Dr. Sabrina Klein (Meaning-making Through the Arts) is a theatre artist, educator, researcher, arts learning and social justice advocate, and a mother (not necessarily in that order). All her life's training has brought her to the belief (for which she sees daily proof) that artists and art-making truly make the world a better place. Through her many roles - co-founder of Teaching Artists Support Collaborative (TASC) of California, former Executive Director of Teaching Artists Organized and of the Julia Morgan Center for the Arts in Berkeley, theatre director, director of Kaiser Permanente's Educational Theatre Programs, writing and theater teacher at UC Berkeley and Harvard University, and as a teacher-educator bringing artists in to Bay Area classrooms since 2000 - she has worked with partners to find ways to articulate the values that artists share with other artists, parents, business leaders, politicians, educators and other community members.  She is committed to not-for-profit arts, education and services organizations and the government entities that serve them. Sabrina has created arts-based curriculum, trained teachers and master teaching artists, and  facilitated community conversations with over 50 nonprofit and education organizations, learning about what really matters to people in their work and helping them plan to act on those values in a meaningful and sustainable way.

Rev. Nate Klug (Poetry at the End of the World) is a poet, translator, and essayist. He is the author of Rude Woods, a modern translation of Virgil's Eclogues (The Song Cave, 2013), Anyone, a book of poems (The University of Chicago Press, 2015), and the forthcoming Hosts and Guests (Princeton Series of Contemporary Poets, 2020).

His writing has been supported by fellowships from the James Merrill House, the MacDowell Colony, and the Poetry Foundation. He lives and works in the Bay Area of California.

​Dr. Richard A. Lindsay (Hollywood Biblical Epics & the Spectacle of Scripture) received his PhD in Art and Religion (allied field Homiletics) from the Graduate Theological Union in 2012. He received his BA from the University Louisville and his MDiv from Yale University. He has taught several courses for CARe, including Pop Goes Religion: Religion and Popular Culture; Comics, Science Fiction, and Fantasy; Religion and Cinema; and Jesus in Film. His book is titled, Hollywood Biblical Epics: Camp Spectacle and Queer Style from the Silent Era to the Modern Day, (Santa Barbara, CA: Praeger, 2015).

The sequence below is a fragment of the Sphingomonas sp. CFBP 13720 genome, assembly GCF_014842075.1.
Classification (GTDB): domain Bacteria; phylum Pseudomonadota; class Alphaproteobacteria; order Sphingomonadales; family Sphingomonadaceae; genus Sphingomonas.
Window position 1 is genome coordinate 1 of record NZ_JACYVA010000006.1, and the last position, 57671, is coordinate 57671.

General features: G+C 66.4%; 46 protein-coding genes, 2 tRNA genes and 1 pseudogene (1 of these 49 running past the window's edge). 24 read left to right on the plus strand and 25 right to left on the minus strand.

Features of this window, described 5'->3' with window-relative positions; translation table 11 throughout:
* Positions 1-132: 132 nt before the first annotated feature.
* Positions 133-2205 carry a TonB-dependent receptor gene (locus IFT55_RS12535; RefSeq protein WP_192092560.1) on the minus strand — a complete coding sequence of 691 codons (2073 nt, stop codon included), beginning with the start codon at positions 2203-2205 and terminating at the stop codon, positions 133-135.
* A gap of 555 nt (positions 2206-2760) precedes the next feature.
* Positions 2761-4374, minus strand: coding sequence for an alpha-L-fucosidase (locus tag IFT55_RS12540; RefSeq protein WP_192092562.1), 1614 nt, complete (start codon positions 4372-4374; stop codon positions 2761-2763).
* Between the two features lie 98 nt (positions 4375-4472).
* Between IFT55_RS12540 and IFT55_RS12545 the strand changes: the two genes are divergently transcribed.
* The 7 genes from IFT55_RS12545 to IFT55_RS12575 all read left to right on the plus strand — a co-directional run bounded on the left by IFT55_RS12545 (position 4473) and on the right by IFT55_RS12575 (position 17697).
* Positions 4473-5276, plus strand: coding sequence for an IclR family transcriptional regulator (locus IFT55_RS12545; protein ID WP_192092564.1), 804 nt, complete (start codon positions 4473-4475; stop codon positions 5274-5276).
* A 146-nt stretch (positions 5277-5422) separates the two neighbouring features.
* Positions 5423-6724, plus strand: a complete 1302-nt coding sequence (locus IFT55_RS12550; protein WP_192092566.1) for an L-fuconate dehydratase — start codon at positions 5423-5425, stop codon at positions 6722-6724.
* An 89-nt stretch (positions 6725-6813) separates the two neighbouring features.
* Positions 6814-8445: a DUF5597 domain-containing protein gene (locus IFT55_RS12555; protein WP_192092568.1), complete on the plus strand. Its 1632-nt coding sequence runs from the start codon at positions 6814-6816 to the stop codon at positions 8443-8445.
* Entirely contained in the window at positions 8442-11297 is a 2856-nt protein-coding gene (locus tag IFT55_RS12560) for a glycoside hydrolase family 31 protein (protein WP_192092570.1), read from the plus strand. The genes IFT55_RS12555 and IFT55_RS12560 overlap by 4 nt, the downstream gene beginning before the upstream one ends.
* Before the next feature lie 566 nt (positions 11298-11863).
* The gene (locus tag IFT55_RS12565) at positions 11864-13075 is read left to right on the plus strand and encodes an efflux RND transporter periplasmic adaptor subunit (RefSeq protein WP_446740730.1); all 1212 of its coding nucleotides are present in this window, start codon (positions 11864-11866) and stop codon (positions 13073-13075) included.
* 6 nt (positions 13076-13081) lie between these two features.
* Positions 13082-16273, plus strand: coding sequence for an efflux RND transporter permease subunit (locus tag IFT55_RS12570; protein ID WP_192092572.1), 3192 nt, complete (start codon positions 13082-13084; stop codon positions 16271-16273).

Karen Sjoholm (The Art of Sacred Circles) is an artist and arts educator who has served in Bay Area educational institutions for almost twenty years. Her art work, which includes artists’ books, installation, ceramics and mixed media, is focused on issues of memory, spirituality, the environment and social issues. Her work has been exhibited nationally and internationally. As an educator, she believes that creativity is an inclusive, embodied experience that connects all participants to the deepest meanings of life and invites us to be present to its ever changing movements. She is a member of the Society for the Arts in Healthcare, the College Book Arts Association and the International Expressive Arts Therapy Association.

Louise Victor (Representations of Otherness: Monsters, Devils, & the Roots of Fear) was born in Elmwood Park, Illinois. She has been a practicing artist for over 35 years, and has worked and instructed in most visual media, including printmaking, photography, installation, encaustic, sculpture and primarily painting. Studying at Northern Illinois University under such artists as David Driesbach and Nelson Stevens, she received a Bachelor of Fine Arts, continuing on to Graduate School for her MFA at the University of Minnesota. She has had solo shows in Illinois, California, Colorado and Oregon, and has participated in group shows in throughout the United States.